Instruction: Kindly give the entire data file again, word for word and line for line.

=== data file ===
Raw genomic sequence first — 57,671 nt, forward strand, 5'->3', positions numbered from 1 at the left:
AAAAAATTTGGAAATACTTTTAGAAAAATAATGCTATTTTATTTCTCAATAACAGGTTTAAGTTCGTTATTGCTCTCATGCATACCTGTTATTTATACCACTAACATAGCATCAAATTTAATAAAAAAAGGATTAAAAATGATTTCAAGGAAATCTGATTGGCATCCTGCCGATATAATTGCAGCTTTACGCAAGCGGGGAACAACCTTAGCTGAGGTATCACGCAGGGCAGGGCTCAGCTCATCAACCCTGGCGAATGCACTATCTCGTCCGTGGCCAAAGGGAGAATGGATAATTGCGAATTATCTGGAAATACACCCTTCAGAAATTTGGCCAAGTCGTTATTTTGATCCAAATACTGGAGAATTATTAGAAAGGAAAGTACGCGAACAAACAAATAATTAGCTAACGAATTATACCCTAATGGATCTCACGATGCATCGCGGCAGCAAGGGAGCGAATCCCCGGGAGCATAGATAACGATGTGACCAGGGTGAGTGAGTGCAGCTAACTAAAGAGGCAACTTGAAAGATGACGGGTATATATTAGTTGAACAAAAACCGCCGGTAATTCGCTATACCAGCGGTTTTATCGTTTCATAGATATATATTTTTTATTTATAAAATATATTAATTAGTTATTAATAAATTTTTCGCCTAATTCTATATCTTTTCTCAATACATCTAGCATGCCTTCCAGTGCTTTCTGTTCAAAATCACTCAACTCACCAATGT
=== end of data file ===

Raw genomic sequence first — 57,671 nt, forward strand, 5'->3', positions numbered from 1 at the left:
AAAAAATTTGGAAATACTTTTAGAAAAATAATGCTATTTTATTTCTCAATAACAGGTTTAAGTTCGTTATTGCTCTCATGCATACCTGTTATTTATACCACTAACATAGCATCAAATTTAATAAAAAAAGGATTAAAAATGATTTCAAGGAAATCTGATTGGCATCCTGCCGATATAATTGCAGCTTTACGCAAGCGGGGAACAACCTTAGCTGAGGTATCACGCAGGGCAGGGCTCAGCTCATCAACCCTGGCGAATGCACTATCTCGTCCGTGGCCAAAGGGAGAATGGATAATTGCGAATTATCTGGAAATACACCCTTCAGAAATTTGGCCAAGTCGTTATTTTGATCCAAATACTGGAGAATTATTAGAAAGGAAAGTACGCGAACAAACAAATAATTAGCTAACGAATTATACCCTAATGGATCTCACGATGCATCGCGGCAGCAAGGGAGCGAATCCCCGGGAGCATAGATAACGATGTGACCAGGGTGAGTGAGTGCAGCTAACTAAAGAGGCAACTTGAAAGATGACGGGTATATATTAGTTGAACAAAAACCGCCGGTAATTCGCTATACCAGCGGTTTTATCGTTTCATAGATATATATTTTTTATTTATAAAATATATTAATTAGTTATTAATAAATTTTTCGCCTAATTCTATATCTTTTCTCAATACATCTAGCATGCCTTCCAGTGCTTTCTGTTCAAAATCACTCAACTCACCAATGT